One good answer to that question is what Brandon mentioned in his tweet: "make the marketing essential to building the world." The first/best example of this that comes to mind is the excellent 2023 TED Talk video made to promote Ridley Scott's Prometheus. Your opinion on the actual movie aside, this video remains one of the most effective, innovative, brilliant marketing ideas in the last decade. It didn't spoil anything from the movie, it set up the world perfectly, it was a video that we could watch (in place of a two minute trailer), and it totally sold me. This video is also rare because it was produced entirely separately from the film, meaning they had to pay Guy Pearce and build that set and so on. But the ROI was worth it.
(This reminds me of one of my favorite trailers ever made - for Indiana Jones and the Last Crusade, where it's only footage of them filming the movie instead of any real finished shots. More of these trailers, please.)
The conventional Hollywood marketing mentality is this: celebrities still sell movies, the general public isn't fully connected with other people (e.g. the director, or writer) and thus to truly reach multiple demographics you must use any/everything possible (involving actors) to sell movies. Clips, footage, photos, featurettes, red carpet. Marketing 101 will teach anyone that flooding a market with material is indeed a viable form of marketing, but it's such a rudimentary form of marketing that it's starting to lose its effectiveness (and can sometimes backfire in the case of Disney's John Carter). So, looking towards the future, and with a growing movement of fans saving the full experience for the cinema, how can Hollywood marketing be innovated?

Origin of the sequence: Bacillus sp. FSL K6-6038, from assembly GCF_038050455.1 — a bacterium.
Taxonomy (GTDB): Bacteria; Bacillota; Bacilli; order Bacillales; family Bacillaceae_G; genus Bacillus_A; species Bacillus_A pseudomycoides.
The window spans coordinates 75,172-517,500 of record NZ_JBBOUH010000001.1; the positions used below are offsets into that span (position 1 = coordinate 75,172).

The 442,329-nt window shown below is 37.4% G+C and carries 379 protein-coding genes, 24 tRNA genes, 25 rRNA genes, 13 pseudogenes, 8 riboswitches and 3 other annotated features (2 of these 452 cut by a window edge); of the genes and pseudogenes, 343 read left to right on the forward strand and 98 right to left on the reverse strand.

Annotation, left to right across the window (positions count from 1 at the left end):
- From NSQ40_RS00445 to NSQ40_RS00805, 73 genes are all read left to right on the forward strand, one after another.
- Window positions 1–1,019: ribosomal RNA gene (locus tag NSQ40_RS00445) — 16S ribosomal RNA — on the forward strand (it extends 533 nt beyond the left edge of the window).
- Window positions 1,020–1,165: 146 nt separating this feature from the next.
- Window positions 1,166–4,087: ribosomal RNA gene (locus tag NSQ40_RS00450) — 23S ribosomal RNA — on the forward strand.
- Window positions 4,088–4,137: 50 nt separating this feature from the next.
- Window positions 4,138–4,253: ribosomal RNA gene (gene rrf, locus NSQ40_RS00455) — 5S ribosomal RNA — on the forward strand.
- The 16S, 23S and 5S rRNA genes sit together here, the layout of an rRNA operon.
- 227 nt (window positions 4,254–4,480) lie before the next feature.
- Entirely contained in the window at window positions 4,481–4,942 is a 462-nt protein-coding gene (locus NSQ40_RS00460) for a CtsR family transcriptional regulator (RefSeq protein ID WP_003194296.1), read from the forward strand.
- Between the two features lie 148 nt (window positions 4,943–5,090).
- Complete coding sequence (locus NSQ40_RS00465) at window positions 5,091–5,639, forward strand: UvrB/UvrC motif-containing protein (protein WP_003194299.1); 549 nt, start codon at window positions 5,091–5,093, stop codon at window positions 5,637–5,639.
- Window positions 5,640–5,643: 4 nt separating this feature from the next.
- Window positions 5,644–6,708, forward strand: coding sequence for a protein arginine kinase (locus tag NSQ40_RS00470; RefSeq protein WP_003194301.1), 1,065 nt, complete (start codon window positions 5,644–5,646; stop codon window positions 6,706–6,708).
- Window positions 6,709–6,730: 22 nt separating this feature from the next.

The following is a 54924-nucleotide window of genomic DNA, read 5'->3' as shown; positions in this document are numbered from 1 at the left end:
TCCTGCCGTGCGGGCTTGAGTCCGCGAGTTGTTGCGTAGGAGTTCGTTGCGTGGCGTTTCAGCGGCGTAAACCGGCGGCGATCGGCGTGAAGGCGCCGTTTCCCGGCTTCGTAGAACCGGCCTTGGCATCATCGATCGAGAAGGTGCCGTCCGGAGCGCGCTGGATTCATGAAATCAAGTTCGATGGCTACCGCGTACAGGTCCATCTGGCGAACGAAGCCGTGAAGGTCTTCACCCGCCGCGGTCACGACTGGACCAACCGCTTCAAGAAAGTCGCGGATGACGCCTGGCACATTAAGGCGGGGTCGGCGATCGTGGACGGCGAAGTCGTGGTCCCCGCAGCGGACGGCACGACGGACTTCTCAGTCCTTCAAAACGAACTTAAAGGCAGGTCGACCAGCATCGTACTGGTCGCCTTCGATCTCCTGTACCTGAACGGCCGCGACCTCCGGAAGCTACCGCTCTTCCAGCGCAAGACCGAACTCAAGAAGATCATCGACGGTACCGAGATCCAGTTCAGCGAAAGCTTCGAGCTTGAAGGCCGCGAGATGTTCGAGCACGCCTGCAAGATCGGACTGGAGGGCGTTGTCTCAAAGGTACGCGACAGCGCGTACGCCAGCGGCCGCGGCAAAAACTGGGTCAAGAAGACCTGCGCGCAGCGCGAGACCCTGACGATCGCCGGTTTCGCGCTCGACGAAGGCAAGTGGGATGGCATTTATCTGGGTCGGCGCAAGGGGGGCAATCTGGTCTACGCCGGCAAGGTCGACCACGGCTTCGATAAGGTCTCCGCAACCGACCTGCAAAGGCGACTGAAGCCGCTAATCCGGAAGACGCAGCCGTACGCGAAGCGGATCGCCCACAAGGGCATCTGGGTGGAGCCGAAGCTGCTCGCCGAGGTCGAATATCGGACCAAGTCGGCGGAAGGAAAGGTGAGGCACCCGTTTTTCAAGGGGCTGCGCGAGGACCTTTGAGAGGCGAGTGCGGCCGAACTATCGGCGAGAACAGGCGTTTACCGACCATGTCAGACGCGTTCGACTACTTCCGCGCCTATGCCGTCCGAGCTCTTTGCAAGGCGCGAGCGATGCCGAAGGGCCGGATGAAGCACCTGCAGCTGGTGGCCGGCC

Another interesting consideration is that Hollywood is already trying to market things differently because they often just keep throwing money at any interesting marketing ideas until one sticks. Paramount hosted big events and concerts around the world for World War Z to take people's attention away from the negative buzz based on the trailers, and back onto the idea of it being an epic global zombie movie adapted from a bestselling book. There are plenty of websites and viral marketing games out there designed to help fans get more into the world without revealing any footage. But at the end of the day, it always seems to come down to the trailer. They'll say it's all about the biggest crowds possible seeing footage that wows them. That's all.
I honestly don't know if it's possible to market a movie without trailers and it will still end up a (box office) success. But it is an interesting idea to think about. And I wish Hollywood would challenge themselves with these kind of questions and conundrums. I wish they would be more innovative, I wish they would think outside the box, and I wish they would recognize truly brilliant marketing when it works (e.g. Joker viral for The Dark Knight, TED Talk for Prometheus). Maybe as audiences continue to evolve, so will Hollywood; they will be forced to figure out how to do things different. I just hope they think of something new, instead of rehashing the same strategies they've used forever. That's what I'm getting tired of. What about you?